Congregations within our Baptist family lean towards one of two poles while making decisions. Some elect leaders to give spiritual leadership but then reserve the right of veto through grumbling and mistrust. Others, sit back and abdicate decision making to those in the back room. In each case, outcome ownership is limited.
Scripture teaches both the principle of spiritual eldership and the principle of the priesthood of believers. Healthy congregations practice both, rhythmically. Like tides that ebb and flow along a shoreline, congregational decision making that honours the authority of spiritual leaders as well as the insight and confirmation of the wider spiritual family, will instigate decision ownership and unity. The greater the issue, the greater the impact of honouring both principles.
For example, the leaders of one congregation I worked alongside were challenged to address significant repairs to a large parking lot that resulted primarily from not adding a second layer of pavement some fifteen years earlier. The deterioration of the surface significantly impacted the base, compounding the cost of repair. As always, other issues came into play – a pattern of investing in programs over infrastructure, the reduction of income following the departure of a previous lead pastor, a sizable property debenture, and a lack of transparency in decision making.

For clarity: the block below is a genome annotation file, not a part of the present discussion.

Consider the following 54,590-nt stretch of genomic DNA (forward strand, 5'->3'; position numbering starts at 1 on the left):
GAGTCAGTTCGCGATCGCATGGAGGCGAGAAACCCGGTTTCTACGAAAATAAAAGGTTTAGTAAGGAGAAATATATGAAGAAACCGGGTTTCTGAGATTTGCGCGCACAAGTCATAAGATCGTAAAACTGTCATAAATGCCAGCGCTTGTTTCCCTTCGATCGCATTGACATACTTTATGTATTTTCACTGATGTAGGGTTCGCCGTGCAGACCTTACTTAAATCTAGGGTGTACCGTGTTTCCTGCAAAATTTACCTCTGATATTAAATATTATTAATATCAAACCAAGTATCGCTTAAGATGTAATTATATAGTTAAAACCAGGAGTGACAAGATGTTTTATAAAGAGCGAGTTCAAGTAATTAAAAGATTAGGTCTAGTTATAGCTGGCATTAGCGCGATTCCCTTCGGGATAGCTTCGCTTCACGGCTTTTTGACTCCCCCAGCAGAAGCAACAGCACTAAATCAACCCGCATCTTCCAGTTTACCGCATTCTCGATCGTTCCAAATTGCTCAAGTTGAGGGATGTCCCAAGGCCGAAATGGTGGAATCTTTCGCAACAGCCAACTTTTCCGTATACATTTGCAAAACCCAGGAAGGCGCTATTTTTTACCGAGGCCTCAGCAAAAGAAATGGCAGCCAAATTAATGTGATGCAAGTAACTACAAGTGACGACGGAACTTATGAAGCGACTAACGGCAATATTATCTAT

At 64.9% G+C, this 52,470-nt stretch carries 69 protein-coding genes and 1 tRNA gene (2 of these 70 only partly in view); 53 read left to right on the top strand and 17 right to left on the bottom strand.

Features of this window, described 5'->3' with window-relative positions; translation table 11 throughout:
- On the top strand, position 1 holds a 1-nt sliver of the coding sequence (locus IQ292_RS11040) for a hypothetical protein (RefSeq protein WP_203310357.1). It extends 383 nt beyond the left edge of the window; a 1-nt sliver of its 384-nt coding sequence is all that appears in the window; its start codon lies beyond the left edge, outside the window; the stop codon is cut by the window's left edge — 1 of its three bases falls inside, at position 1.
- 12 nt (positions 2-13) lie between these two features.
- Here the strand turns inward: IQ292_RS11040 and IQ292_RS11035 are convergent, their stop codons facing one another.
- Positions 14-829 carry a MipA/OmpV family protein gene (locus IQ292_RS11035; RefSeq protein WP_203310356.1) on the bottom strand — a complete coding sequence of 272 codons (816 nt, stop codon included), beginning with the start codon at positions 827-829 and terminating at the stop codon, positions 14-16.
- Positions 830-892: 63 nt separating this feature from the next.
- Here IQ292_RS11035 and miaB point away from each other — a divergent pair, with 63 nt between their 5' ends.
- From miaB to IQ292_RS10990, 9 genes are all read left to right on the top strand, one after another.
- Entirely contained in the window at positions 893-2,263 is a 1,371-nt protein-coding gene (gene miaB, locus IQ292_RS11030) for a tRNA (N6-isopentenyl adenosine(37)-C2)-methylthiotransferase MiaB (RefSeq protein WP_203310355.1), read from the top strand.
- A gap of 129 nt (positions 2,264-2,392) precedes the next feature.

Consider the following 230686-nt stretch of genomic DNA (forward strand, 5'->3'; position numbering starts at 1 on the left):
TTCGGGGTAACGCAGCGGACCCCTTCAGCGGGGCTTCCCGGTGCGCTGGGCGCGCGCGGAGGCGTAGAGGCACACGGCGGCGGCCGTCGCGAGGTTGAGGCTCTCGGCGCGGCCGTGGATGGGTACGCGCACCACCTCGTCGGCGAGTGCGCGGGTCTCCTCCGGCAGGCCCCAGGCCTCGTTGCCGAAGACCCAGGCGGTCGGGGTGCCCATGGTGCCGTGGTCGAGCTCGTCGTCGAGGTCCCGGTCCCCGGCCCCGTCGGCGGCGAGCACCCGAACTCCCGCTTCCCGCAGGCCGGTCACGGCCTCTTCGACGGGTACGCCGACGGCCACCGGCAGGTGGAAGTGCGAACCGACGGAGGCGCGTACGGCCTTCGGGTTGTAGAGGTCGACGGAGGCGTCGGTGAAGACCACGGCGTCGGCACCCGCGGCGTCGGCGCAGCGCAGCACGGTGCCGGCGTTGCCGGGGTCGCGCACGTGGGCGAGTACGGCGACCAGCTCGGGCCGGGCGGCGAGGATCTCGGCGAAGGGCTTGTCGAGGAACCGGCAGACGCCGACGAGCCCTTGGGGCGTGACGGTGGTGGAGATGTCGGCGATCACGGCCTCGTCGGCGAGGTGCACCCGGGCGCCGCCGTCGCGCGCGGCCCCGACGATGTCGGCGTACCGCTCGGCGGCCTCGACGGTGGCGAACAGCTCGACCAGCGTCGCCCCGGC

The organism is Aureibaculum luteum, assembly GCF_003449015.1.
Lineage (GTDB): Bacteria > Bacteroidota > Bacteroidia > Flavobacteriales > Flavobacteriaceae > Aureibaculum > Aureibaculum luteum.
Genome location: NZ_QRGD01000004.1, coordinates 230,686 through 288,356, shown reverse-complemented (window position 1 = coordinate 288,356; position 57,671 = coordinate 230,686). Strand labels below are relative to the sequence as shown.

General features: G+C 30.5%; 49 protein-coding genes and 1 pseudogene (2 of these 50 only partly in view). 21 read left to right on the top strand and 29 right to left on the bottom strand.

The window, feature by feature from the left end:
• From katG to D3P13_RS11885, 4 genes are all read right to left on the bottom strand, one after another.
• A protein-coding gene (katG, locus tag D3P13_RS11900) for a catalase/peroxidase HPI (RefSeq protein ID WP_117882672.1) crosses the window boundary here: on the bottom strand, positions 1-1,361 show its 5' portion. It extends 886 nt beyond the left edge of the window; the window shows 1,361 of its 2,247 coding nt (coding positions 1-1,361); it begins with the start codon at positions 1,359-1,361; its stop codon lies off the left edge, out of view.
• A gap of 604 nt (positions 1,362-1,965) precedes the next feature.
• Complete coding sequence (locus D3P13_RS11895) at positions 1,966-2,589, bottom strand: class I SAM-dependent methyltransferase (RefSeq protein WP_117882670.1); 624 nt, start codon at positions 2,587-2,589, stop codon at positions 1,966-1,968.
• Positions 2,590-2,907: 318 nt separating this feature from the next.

The leaders took the matter before the Lord, felt led to share the dilemma with the congregation, sought the permission at a congregational meeting to obtain three quotes, hesitantly took the results back to the congregation, invited wide feedback, then went back to develop a plan to raise funds for the repairs, then agreed only to sign a contract after a base amount was donated or pledged by the congregation. When the vote was eventually taken, the informed proposal received 100% approval and all the funds were received in full before the date of the final payment. Lessons learned from this process lead the leaders of this church to apply the ebb and flow pattern to further significant decisions. Unity and generosity soared as the leaders and congregation submitted the legitimate challenge to the Lord and to each other.
The bottom line: the authority of spiritual leadership is authenticated by attentiveness to the will of God and the needs of the people served.
*An excerpt from a recent Church Health Report to one of our Alberta congregations. To learn more about how your church can benefit from our CBWC Church Health Initiative, contact Sam Breakey at email@example.com